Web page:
Coordinated Approach to Supporting Dual Language Learners

Review this Standards in Action vignette for a look at the Head Start Program Performance Standards on coordinated approaches for supporting dual language learners. It features a fictional grantee and highlights how program leaders work with others to meet the standards. Program staff can use it to reflect on and identify how to put the standards into practice in their own program.

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The Current Situation

A teacher plays on the floor with a boy and a babyNancy, director of Rocky Hills Early Head Start/Head Start, has noticed some changing demographics of children and families in the communities served by the program. Since it is time in the program’s planning process to conduct a community needs assessment, Nancy decides this is a good opportunity to identify new or underserved children and families, assess their needs, and identify programmatic and existing community resources to meet the needs. Nancy knows this is critical for supporting the delivery and continuous improvement of high-quality program services.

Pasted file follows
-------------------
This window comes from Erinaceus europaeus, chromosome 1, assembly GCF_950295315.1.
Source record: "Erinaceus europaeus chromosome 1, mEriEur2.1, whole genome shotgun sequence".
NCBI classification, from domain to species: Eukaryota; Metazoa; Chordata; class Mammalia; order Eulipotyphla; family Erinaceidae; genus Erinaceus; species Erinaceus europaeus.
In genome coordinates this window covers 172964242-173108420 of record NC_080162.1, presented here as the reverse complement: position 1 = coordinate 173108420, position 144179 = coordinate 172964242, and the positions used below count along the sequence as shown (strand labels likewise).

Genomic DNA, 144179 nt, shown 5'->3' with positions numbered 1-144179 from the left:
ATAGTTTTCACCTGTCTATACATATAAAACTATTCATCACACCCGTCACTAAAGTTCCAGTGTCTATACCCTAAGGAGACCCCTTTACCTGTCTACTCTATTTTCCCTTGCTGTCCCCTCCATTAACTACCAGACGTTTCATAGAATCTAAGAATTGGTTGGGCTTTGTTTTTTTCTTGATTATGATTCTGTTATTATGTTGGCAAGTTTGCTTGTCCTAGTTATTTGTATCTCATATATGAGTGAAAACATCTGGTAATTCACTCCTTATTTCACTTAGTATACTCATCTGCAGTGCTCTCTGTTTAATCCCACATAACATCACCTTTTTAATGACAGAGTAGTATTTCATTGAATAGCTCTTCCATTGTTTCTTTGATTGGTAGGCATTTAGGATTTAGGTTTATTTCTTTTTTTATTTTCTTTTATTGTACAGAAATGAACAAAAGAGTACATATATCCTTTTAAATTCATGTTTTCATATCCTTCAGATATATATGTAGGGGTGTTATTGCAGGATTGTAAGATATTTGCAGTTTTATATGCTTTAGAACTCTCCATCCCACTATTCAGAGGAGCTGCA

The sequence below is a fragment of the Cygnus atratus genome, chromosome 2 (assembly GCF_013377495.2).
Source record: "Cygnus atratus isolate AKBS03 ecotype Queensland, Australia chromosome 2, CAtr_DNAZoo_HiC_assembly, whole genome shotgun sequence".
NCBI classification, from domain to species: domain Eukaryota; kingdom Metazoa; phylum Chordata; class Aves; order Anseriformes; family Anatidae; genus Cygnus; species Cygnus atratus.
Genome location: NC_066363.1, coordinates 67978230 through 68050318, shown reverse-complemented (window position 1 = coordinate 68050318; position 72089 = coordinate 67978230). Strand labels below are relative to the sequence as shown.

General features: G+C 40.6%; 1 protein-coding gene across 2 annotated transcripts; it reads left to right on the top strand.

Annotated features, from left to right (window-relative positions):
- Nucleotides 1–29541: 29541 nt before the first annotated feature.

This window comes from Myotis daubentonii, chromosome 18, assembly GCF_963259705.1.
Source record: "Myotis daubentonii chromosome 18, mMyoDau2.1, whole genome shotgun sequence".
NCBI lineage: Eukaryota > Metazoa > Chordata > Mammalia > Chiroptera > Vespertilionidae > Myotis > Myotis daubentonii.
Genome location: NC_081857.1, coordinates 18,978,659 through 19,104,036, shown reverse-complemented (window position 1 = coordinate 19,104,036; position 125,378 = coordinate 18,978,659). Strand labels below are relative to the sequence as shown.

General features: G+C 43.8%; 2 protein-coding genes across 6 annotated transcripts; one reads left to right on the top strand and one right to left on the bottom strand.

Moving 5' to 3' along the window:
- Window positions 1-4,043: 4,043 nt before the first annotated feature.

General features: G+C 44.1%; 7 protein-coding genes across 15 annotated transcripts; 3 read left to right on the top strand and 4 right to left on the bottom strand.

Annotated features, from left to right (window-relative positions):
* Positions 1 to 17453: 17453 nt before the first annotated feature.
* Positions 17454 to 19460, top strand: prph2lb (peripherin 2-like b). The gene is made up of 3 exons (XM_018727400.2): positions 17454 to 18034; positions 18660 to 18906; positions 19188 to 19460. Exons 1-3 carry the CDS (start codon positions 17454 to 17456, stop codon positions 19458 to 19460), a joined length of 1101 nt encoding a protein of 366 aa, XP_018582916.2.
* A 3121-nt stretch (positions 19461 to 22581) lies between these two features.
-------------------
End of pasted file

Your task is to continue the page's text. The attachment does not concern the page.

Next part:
Through the yearly community assessment update process, Nancy learned that one community opened a new large distribution center. A substantial number of employees at the new distribution center came from another center in a different state. Some of these workers were immigrants who brought their families with them and settled in the nearest community served by Rocky Hills. Nancy also learned that the families speak Spanish as their primary language, with many being first or second generation immigrants.